Had a great time at the Matron’s Ball in town last night (as you could see from the previous post), but there was an interesting revelation I had when I was out.
A lot of the teachers at my school were there as well, and unsurprisingly they all had phones out, taking pics, comparing pics, doing the Facebook and Twitter thing to swap stories and pics all night long. None of that is surprising.
What is surprising is I realised I’ve basically never seen any of them wielding a phone (or similar portable) at school, ever. There are many reasons for this, the primary one being it’s not in the teacher culture, but I realised this is the biggest hurdle to BYOD.
I’d call it the work/play technology split.
If young teachers, who are clearly tech savvy in their own lives, don’t/won’t/can’t/aren’t allowed to use their portable devices at school (I can’t decide which of those four options is the most likely, but they all contribute to the same end), then how likely are we to get students to do just that?
That is what BYOD is about — using the same tools you have in your regular life as part of your work and education life. I do it already — I’m constantly seen with my phone or iPad as I move around the school, but that’s partially just who I am, and also part of the nature of my job of working with technology. But if teachers aren’t doing it, will we convince them to, and also convince students to do it, and do it well?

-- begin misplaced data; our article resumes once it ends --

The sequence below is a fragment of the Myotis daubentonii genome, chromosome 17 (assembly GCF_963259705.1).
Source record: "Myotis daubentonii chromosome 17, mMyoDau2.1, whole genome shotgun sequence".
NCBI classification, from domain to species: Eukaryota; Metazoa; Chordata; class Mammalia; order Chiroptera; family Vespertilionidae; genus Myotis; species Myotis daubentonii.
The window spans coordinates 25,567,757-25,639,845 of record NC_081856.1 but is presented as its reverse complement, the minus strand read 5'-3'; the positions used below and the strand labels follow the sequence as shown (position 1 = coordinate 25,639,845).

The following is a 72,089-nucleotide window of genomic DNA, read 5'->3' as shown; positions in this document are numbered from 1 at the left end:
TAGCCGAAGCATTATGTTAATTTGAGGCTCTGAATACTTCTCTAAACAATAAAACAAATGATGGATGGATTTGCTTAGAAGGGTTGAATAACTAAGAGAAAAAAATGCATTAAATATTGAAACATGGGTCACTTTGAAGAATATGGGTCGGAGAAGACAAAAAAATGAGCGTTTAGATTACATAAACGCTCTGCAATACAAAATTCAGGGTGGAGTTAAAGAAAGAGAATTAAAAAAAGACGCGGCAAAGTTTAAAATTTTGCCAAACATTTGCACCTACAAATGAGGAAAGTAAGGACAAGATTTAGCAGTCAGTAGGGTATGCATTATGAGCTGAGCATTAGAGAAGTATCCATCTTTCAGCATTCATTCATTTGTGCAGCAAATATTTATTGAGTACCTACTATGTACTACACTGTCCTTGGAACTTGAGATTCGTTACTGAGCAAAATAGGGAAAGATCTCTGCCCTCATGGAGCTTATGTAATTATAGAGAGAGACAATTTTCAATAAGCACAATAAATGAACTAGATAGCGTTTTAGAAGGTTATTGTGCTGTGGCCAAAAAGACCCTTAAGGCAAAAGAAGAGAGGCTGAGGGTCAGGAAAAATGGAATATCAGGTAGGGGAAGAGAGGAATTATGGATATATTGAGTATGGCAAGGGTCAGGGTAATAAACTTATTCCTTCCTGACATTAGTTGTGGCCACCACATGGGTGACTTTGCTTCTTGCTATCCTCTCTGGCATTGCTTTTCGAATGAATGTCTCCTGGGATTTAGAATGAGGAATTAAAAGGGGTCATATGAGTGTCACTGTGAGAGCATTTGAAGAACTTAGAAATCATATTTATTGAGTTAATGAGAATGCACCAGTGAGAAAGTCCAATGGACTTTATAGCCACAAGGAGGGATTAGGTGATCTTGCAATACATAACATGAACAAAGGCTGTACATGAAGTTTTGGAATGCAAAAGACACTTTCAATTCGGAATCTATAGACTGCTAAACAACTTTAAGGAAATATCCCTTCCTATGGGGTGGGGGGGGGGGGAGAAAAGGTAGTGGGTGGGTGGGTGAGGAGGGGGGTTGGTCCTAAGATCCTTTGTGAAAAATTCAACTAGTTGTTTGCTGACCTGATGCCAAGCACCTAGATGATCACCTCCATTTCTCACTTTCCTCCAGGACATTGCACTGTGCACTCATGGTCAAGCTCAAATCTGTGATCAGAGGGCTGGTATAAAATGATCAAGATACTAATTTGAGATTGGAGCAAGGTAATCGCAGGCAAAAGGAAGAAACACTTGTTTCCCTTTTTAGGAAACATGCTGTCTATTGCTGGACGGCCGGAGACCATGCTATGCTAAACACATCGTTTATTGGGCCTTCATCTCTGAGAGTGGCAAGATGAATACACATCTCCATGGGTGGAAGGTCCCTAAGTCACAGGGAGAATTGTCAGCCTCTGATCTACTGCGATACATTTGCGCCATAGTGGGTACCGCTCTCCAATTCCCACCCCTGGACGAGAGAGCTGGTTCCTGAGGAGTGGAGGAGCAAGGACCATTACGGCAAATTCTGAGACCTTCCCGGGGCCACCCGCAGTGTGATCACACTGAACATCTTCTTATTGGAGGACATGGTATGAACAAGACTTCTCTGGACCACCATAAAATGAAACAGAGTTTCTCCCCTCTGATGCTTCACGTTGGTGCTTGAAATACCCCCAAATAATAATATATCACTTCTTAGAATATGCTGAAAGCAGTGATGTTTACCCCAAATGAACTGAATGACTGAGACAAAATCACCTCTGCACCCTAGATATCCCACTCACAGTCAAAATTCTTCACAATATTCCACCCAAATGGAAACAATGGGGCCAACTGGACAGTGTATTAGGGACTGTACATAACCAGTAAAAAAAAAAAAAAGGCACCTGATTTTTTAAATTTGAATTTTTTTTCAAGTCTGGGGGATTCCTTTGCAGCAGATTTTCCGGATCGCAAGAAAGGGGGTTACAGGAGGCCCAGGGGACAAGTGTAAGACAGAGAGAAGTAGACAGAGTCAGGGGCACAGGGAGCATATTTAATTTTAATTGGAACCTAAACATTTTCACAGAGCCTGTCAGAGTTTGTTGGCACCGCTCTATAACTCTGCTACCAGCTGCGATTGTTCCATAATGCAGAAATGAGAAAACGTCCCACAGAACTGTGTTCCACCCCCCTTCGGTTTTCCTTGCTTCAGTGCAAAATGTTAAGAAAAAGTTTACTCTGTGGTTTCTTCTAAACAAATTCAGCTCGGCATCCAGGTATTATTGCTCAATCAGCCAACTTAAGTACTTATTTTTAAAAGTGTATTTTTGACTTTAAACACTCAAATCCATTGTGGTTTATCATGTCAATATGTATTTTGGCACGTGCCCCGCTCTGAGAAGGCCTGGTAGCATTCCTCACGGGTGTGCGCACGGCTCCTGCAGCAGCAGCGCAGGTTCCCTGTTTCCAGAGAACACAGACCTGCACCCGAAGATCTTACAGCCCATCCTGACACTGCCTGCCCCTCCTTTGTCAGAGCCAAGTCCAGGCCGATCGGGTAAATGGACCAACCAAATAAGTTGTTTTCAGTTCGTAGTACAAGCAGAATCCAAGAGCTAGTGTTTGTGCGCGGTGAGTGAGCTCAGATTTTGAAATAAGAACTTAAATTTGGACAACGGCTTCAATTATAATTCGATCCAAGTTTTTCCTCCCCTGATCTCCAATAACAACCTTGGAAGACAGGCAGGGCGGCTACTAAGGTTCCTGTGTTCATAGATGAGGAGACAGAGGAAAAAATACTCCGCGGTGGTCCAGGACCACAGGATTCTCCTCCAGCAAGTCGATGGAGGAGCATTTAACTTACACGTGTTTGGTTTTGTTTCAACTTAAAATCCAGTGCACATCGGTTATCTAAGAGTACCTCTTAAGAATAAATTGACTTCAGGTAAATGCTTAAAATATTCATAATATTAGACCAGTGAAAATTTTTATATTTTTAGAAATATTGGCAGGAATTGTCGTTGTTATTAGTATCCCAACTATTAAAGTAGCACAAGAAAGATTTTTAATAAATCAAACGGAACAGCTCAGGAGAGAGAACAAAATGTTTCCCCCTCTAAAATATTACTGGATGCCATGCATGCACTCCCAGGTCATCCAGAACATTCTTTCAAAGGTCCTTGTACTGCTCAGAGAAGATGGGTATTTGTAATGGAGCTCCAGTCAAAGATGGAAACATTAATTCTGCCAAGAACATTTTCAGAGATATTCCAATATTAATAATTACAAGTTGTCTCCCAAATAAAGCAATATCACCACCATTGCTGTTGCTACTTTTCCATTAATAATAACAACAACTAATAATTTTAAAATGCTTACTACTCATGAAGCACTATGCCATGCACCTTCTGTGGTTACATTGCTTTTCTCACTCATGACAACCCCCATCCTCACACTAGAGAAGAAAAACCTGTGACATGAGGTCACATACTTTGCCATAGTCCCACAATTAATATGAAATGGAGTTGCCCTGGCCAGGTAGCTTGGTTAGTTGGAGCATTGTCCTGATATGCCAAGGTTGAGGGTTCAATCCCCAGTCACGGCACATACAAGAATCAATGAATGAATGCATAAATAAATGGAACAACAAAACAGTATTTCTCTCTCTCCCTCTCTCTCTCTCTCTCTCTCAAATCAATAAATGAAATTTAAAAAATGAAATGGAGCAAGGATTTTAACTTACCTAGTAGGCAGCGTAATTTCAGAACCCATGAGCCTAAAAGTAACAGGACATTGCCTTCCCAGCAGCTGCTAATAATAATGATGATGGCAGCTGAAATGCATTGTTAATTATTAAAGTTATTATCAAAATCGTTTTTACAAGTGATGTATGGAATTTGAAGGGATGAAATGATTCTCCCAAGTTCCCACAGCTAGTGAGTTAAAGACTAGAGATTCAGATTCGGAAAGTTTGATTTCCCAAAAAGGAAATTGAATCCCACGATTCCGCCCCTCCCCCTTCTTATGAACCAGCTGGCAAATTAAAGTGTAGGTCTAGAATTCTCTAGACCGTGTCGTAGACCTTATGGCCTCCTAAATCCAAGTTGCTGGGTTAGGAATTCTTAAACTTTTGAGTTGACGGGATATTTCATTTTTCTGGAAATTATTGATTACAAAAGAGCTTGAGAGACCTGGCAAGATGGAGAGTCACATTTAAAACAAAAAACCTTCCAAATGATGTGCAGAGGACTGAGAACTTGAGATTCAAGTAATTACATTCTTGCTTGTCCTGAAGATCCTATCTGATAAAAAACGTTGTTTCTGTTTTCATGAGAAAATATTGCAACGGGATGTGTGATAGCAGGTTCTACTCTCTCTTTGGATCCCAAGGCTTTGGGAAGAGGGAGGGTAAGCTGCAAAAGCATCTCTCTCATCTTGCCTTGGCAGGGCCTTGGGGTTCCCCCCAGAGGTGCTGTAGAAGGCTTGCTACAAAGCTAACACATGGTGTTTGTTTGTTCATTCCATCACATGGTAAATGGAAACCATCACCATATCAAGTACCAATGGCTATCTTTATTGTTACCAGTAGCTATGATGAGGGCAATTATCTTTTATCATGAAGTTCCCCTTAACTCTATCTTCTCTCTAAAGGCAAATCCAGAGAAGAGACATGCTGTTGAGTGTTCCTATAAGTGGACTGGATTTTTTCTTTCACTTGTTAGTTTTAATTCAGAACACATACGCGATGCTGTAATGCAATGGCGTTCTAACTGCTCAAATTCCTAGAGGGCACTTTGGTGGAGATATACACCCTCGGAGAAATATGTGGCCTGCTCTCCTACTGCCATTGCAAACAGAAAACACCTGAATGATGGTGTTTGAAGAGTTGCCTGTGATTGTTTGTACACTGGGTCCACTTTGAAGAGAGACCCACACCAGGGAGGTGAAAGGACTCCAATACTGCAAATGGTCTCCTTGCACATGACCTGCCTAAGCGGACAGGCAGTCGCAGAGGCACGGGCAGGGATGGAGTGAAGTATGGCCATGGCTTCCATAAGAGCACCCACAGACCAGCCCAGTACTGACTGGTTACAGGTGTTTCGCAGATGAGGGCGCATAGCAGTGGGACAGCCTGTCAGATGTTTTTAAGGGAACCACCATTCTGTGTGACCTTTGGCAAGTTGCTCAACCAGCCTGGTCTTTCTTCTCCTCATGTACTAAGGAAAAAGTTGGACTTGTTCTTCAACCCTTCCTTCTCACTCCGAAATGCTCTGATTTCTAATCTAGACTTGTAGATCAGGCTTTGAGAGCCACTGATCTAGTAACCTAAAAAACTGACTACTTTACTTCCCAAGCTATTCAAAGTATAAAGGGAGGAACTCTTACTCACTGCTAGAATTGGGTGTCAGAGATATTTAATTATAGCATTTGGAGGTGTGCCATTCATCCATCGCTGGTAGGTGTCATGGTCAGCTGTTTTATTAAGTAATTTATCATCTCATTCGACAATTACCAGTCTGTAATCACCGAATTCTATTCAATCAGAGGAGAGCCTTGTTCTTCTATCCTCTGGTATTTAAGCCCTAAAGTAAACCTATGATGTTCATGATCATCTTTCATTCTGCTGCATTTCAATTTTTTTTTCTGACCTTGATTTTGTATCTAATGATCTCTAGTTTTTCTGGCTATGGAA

Not for a second is this meant to be a criticism of teachers at all — I know there are many reasons why this split doesn’t happen (policy is one — when students are banned from mobile use, teachers are more likely to move away from it too), but I wonder what the best way will be to teach students how to better navigate this split?
I’ve seen it start to work in the media publications class I work with. Even though the school has somewhat of a “no mobiles” policy, we still make use of them in class (well, actually more iPads and Touches — the 3G external connection element is really the thing to avoid) for filming and music selection and other tools. It’s a technology and media-centred class, so this use makes sense, and we don’t get any students misusing them.
So as much as we talk about equity in BYOD programs, I think this work/play split will actually be a big barrier to overcome — a psychological barrier no doubt, but that can be harder to overcome than the purely practical barrier that equity represents (and that’s mostly about money/funding).
If you’ve got a functioning BYOD program going, how do you overcome that work/play split? What do you do to convince teachers and students (and their parents) of the usefulness of mobile tools for work and education?